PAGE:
A publication of the Archaeological Institute of America
Tracking the ancient world's longest aqueduct, which sustained Constantinople for eight centuries
Armed with survey equipment and hand-held Global Positioning System (GPS) devices, a survey team from the University of Newcastle has spent the last four years tracing a route of collapsed water channels and ruined bridges that snakes some 150 miles from the western Turkish city of Vize to Istanbul.
Very little is known of how this system--at least two and one-half times longer than the longest recorded Roman aqueducts at Cologne and Carthage--was built or maintained, how it was protected, and how often it was attacked, or where precisely the water came from. It has been ignored in most of the literature on Roman hydraulic engineering, and the first systematic attempt to document the system, which sustained Constantinople from its rise as the center of eastern Christendom in the late fourth century to the beginning of its decline in the twelfth century, was published only six years ago. The inhospitable, near-inaccessible landscape that has preserved so much of the system for more than 1,500 years has also hampered its study, a point I quickly understood when I accompanied the archaeologists on their survey.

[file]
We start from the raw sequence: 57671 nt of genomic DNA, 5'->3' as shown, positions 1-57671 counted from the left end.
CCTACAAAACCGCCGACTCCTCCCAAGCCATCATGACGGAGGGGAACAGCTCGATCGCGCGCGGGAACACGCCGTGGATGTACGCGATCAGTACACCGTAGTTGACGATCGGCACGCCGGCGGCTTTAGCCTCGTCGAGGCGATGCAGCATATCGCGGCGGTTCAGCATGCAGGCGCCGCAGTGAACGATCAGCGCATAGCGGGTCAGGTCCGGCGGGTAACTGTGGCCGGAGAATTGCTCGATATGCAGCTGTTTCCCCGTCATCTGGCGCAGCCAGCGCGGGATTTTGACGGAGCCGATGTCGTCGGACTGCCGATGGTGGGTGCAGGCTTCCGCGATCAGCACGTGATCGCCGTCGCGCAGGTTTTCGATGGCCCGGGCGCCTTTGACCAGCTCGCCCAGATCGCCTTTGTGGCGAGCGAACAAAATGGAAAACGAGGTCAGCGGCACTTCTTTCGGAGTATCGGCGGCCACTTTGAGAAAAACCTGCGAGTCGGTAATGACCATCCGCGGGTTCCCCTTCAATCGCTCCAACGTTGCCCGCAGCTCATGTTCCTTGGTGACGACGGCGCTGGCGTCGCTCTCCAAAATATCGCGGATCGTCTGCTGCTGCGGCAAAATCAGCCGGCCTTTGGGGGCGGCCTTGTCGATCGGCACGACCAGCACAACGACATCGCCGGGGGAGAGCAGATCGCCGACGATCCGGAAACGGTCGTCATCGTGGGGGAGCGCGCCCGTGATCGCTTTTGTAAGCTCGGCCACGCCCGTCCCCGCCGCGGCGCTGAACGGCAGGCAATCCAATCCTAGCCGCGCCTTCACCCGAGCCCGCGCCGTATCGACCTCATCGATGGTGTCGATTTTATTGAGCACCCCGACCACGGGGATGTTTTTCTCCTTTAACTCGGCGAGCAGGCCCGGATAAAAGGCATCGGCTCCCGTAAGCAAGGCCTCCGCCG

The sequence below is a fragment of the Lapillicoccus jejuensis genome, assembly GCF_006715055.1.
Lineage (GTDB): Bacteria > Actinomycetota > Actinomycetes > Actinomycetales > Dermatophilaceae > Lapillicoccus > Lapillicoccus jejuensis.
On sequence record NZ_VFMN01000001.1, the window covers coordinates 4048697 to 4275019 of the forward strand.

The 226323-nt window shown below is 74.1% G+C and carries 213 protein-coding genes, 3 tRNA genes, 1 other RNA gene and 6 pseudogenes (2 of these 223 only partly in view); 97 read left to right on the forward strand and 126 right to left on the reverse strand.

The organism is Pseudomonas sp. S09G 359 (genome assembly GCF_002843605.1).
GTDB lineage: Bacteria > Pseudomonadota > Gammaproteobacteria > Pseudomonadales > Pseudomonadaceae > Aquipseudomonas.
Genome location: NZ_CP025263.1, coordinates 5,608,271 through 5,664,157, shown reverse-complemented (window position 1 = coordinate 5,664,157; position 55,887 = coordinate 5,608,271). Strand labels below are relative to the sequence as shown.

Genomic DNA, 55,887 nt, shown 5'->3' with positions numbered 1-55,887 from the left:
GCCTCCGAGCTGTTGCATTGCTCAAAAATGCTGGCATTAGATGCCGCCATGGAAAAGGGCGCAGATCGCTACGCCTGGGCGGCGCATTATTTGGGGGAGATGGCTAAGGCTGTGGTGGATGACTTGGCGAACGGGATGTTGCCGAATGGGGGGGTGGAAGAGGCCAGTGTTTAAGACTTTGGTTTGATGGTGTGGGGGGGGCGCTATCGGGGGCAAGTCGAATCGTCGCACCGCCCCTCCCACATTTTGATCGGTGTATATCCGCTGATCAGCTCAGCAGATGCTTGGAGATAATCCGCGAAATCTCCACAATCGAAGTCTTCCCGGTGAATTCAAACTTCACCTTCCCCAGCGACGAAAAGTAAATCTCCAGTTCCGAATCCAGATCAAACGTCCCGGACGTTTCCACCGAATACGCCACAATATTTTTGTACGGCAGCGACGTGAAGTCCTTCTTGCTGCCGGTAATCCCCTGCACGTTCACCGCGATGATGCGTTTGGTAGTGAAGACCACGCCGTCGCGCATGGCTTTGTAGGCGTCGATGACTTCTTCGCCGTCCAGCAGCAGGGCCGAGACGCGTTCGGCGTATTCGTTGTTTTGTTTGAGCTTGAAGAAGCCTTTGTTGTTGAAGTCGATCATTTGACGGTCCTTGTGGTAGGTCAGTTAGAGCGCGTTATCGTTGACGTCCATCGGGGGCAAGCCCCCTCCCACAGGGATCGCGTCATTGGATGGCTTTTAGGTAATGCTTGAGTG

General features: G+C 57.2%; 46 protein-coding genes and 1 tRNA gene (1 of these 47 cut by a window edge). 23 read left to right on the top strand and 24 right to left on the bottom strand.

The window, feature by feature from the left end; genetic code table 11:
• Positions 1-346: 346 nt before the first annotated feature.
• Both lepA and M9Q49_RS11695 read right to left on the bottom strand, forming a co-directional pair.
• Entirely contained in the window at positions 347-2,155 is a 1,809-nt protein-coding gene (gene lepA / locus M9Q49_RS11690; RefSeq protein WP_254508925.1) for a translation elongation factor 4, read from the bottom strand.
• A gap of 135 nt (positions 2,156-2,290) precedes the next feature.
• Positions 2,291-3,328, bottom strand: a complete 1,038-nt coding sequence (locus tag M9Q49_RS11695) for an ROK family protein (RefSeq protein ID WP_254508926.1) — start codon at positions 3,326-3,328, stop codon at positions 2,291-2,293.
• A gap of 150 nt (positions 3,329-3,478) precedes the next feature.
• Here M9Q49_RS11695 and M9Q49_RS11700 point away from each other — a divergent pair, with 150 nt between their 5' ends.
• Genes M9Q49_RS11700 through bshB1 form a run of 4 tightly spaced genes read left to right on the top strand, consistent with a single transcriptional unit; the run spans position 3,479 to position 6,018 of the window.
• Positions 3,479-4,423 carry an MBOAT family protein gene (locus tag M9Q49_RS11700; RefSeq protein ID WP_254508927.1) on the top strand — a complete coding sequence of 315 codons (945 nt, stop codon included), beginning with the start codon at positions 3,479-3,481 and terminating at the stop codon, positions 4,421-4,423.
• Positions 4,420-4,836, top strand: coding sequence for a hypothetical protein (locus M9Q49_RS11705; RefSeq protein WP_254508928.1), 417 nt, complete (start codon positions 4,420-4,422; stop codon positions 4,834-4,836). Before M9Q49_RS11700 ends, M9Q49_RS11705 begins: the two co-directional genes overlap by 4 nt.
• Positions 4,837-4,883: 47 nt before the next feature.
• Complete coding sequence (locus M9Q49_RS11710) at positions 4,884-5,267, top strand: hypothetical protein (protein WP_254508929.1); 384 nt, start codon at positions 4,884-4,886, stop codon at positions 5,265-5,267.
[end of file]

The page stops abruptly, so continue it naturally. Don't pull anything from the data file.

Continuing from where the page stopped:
The Newcastle team has discovered how this long-distance aqueduct--sometimes referred to as the Aqueduct of Valens after the emperor most closely associated with it--was improved and extended over the 100 to 150 years following its inauguration, with narrow channels running over single-tier bridges replaced by wide channels carried over two- and three-tier "superaqueduct" bridges. They're beginning to understand how the system was affected by earthquakes and invaders, how and when it was repaired, and how it finally succumbed to the ravages of nature and man in the twelfth century A.D.
Kristin M. Romey is managing editor of ARCHAEOLOGY.